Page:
News - Hundreds of front-line municipal workers are starting the New Year with a new contract. City council approved a four year collective agreement with its biggest union, Canadian Union of Public Employees (CUPE) Local 109, following about a month of negotiations. The deal covers about 900 inside and outside municipal workers, including those who plow the snow, fix the potholes, maintain the parks, collect the garbage, drive the buses, enforce bylaws and perform administrative duties. CUPE Local 109 president Adam Bol says the agreement will give municipal workers a total wage increase of 5.2 percent between Jan. 1, 2017 and Dec. 31, 2020. He says the deal also provides for improved benefits. "We think it's a fair deal and the majority of our membership is happy with it," explained Bol, a construction inspector with the city's engineering department. The agreement is in line with what other Ontario municipalities are paying their workers, he added. The new collective agreement replaces a contract that exContracts signed include snowplow workers in Kingston. Submitted photo pired last month and gave municipal workers a 1.7 percent increase in each of the previous three years. At the same Dec. 20 meeting, councillors also ratified a separate contract with the Kingston Professional Firefighters Association Local 498. The new deal covers about 120 full time career fire fighters in the city. The bulk of the three year agreement is retroactive and Lyons Goodfellow is starting the year off with incredible savings for you! covers a period from Jan. 1, 2015 to Dec. 31, 2017. Details of the fire fighter contract have not been made public, but it's believed to be the first contract in recent years that was negotiated without the need for binding arbitration. "Obviously to have a freely negotiated settlement with both of our largest public sector unions and also with the fire fighters that's good news," said Mayor Bryan Paterson. Meanwhile, in another contract issue, the future arrangement to manage Kingston's flagship arena remains a point of closed-door discussions at city hall. Mayor Paterson confirms SMG Canada's exclusive fiveyear contract to oversee day-to-day operations at the cityowned Rogers K-Rock Centre is set to expire this year. But he remains vague about whether council will proceed with its option to renew the contract, or open up the management contract to competitive bids. He added: "It's an important decision and you'll hear some news early in 2017." WHY PAY MORE? WE ARE YOUR FURNITURE STORE! Under the current deal signed in 2012, SMG must provide the city with a guaranteed income of $700,000 a year. 51 Concession Street, Westport - Ontario - Canada • (613) 273-2064 FREE DELIVERY FROM SMG officials have previously indicated that they'd like to BELLEVILLE TO BROCKVILLE continue with the management contract. & KINGSTON TO KANATA! SMG has managed the downtown arena since it opened Open Monday-Saturday 9:00am-5:00pm, Closed Sunday in February 2008.

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Increased tourism, further global investment and decision on third crossing to come in 2017 TORI STAFFORD

News – The coming year will bring much celebration, development and debate, and a number of hot-button issues to council, according to Mayor Bryan Paterson’s State of the City address. The address, presented annually by the city’s mayor at the Rotary Club of Kingston’s first meeting of the year, took place on Thursday, Jan. 5, and Paterson didn’t shy away from discussing the controversial issues he expects to see draw attention throughout 2017. The Wellington Street expansion, development in the downtown core, the future of Kingston Penitentiary and Portsmouth Olympic Harbour and the third crossing were all included in the Mayor’s address, the latter of which he made perhaps the most definitive announcement. “This is a project that has been talked about in Kingston for decades, but this year there is a decision point that will come,” Paterson said. “This year, City Council is going to make a decision on whether to actually build this thing.” Paterson said the reason Council will need to make the decision this year is because the project is “shovel ready” at this point, which means all the pieces are in place in order to formally request necessary funding from the provincial and federal governments. “I think that there is a very strong case for the third crossing, and I’ll say that for a couple of reasons,” Paterson said, pointing out that a third crossing would allow the city to be connected in an efficient way for transit, cars, cyclists and pe-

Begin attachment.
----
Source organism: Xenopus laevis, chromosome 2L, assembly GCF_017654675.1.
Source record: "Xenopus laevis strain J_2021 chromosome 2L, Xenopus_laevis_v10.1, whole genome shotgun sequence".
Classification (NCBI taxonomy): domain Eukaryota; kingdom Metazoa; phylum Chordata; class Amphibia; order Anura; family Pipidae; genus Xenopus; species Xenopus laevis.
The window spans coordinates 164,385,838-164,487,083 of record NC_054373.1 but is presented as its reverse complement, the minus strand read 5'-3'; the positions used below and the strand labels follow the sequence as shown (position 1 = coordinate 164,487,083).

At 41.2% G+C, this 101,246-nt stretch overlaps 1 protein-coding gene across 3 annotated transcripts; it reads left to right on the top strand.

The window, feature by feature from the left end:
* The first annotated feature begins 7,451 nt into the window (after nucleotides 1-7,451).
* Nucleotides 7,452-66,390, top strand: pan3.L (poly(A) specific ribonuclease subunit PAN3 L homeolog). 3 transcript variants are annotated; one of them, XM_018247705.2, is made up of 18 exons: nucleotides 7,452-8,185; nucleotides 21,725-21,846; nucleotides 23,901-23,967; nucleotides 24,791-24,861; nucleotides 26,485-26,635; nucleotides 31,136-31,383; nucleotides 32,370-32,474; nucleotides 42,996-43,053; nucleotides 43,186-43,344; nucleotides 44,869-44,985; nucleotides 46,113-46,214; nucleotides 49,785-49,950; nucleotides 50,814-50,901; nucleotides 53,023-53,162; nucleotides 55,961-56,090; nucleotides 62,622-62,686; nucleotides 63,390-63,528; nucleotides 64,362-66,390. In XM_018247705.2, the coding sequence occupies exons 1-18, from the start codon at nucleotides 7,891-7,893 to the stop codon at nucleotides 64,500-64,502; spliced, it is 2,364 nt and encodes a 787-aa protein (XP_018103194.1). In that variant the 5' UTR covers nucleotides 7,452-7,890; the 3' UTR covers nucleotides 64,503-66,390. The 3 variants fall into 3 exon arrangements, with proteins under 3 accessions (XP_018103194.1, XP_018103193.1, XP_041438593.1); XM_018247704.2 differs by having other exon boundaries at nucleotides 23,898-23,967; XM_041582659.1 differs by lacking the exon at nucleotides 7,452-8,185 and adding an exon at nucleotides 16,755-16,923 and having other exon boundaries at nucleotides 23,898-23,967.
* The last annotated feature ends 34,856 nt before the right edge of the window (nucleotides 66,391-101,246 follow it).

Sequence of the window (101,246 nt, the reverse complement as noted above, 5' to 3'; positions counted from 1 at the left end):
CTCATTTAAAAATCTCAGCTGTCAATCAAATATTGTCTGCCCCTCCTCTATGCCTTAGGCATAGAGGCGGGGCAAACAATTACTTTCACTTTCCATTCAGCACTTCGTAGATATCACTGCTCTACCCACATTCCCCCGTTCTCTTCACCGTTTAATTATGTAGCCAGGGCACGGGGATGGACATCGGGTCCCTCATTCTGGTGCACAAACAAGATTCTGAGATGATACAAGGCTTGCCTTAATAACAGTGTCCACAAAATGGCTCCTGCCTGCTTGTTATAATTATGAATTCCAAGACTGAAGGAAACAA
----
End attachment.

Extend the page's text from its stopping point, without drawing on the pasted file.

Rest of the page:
destrians. He also noted that he has heard from many people in the north end of the city who see the third crossing as a “critical piece of infrastructure that will help unlock a whole revitalization of the north end,” which is another matter of priority for the City. Additionally, the business plan for the third crossing will be coming back to council later this year, which will have the updated cost information about what the bridge is actually going to cost if it is to be built. Paterson was quick to note, however, that while he believes the third crossing would be a “great project” for Kingston, it all comes down to weighing the costs and benefits. “As much as I support the third crossing, I also support living within our means, and for me, that means tax rate increases no higher than the rate of inflation,” he said, adding that he has had some “really good conversations” with those at the provincial and federal level regarding the idea. “To be honest, all I need to do is put a map of Kingston in front of them and they get it – they understand why it makes sense that we need another crossing across the river.” Beyond the third crossing, Paterson’s address discussed how Kingston can move forward as a “smart and liveable 21st century city.” He pointed out a number of developments that are helping to put Kingston on the “global map,” such as both Feihe International of China and Frulact of Portugal investing to build their North American operations here in Kingston. With Paterson traveling to China this month, he said he hopes